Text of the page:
Pension changes confined to new entrants
26th October 2011
The Department of Public Expenditure and Reform has confirmed that there has been no decision to change pension arrangements for current public servants. The department was responding to a letter from ICTU’s Public Services Committee, which was prompted by a clause in new legislation that makes it possible for a minister to change the current link between public service pay and pensions at some time in the future.
The new legislation is introducing less favourable pension arrangements for new entrants to the public service. The changes will have most impact on those earning over €45,000 a year throughout their careers.
The department confirmed that there would be no changes to pension indexation arrangements for existing staff and pensioners during the lifetime of the Croke Park agreement, which expires in 2014. But it did note that the agreement allows for discussions about possible future changes. It said the enabling clause in the new legislation would allow a minister to implement any future changes without primary legislation.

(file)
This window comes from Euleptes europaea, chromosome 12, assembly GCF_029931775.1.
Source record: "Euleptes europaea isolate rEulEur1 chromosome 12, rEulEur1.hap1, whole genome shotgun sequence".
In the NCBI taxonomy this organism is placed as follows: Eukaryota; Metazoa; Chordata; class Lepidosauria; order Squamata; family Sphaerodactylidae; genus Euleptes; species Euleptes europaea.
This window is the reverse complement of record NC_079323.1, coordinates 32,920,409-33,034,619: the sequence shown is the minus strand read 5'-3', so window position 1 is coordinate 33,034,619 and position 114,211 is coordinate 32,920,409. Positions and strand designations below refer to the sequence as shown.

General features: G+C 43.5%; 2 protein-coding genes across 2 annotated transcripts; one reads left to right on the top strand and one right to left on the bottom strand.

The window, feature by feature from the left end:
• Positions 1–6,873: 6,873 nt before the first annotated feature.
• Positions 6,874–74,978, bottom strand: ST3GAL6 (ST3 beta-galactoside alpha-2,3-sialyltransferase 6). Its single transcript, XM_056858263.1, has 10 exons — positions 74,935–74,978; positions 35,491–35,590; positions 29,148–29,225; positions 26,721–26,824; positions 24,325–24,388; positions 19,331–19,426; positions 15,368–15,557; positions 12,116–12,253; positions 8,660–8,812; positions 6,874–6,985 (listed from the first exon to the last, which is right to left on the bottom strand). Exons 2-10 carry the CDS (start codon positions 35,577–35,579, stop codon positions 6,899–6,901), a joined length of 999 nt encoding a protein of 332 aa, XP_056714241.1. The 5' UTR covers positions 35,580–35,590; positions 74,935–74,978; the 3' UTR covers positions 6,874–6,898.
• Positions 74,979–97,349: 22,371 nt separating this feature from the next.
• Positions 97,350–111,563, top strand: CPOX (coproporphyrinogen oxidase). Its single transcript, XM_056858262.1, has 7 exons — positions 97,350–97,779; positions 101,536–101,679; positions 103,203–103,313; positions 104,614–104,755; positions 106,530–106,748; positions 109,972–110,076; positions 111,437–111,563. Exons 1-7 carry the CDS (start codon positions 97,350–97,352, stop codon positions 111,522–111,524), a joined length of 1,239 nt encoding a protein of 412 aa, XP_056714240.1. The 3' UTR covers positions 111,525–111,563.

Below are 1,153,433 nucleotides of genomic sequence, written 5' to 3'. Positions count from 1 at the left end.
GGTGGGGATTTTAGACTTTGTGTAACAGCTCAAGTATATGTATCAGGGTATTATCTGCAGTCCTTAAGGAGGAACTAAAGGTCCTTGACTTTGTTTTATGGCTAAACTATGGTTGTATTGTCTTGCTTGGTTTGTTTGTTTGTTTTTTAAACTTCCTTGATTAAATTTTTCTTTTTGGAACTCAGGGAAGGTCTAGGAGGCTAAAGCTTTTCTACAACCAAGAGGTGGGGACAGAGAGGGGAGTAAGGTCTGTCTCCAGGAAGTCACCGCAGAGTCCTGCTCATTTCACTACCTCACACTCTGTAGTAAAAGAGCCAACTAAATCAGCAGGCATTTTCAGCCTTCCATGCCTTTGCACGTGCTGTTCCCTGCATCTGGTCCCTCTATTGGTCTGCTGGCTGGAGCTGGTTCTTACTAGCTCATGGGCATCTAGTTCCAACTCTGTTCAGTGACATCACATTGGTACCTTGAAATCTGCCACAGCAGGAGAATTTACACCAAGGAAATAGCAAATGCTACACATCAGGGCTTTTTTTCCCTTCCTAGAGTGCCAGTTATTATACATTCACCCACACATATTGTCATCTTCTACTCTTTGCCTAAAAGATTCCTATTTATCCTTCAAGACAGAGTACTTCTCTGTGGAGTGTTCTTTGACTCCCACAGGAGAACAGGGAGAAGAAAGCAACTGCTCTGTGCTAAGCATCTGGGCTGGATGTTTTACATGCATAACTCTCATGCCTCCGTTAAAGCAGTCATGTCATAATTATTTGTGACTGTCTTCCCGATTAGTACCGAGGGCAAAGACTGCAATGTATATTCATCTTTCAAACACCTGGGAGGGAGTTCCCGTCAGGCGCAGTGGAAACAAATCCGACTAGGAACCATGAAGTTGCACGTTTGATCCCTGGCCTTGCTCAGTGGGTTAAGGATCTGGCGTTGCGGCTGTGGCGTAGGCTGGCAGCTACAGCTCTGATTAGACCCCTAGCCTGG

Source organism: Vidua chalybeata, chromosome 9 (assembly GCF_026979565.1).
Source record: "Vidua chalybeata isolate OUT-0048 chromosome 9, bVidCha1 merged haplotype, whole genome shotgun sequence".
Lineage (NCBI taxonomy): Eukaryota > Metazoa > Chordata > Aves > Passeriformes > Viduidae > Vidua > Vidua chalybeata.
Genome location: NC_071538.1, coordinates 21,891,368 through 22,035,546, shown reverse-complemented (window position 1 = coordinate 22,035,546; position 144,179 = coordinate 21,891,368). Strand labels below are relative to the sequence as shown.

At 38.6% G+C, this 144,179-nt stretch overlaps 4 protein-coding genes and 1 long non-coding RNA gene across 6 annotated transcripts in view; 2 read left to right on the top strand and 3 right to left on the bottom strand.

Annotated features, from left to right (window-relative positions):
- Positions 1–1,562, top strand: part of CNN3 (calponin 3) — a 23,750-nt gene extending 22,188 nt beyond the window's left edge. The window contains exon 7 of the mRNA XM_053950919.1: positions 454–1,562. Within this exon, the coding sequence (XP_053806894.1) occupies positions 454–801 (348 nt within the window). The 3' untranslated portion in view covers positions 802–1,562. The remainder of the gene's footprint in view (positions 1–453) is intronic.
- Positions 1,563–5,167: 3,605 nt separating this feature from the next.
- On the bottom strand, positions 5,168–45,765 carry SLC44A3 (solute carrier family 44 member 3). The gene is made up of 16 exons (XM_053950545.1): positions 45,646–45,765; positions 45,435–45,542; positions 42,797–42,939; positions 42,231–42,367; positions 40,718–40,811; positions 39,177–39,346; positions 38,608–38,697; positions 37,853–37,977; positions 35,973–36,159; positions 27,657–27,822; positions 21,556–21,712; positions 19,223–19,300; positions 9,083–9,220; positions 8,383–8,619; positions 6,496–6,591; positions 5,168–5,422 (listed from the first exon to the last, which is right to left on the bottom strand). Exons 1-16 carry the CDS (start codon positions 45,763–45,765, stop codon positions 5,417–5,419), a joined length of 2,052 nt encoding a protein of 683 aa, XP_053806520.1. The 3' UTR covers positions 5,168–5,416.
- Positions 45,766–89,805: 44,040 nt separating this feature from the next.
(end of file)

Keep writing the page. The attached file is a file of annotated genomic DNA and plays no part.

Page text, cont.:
The exchange of letters came as it emerged that – despite headlines about so-called ‘Rolls Royce pensions’ – 78% of civil service pensioners receive annual pensions of €30,000 or less. Most of them are not entitled to receive a social welfare pension.
Public service unions have now sought a meeting with the minister to discuss a range of problems arising from the new legislation, which was a condition of the State’s deal with the EU-IMF-ECB ‘troika.’ It will see new entrant’s pensions calculated on the basis of career average earnings instead of earnings at the time of retirement, introduce a minimum retirement age of 68 for most new entrants, and link pension increases to inflation rather than the pay of the grade from which pensioners retire.
Read more about the changes for new entrants HERE.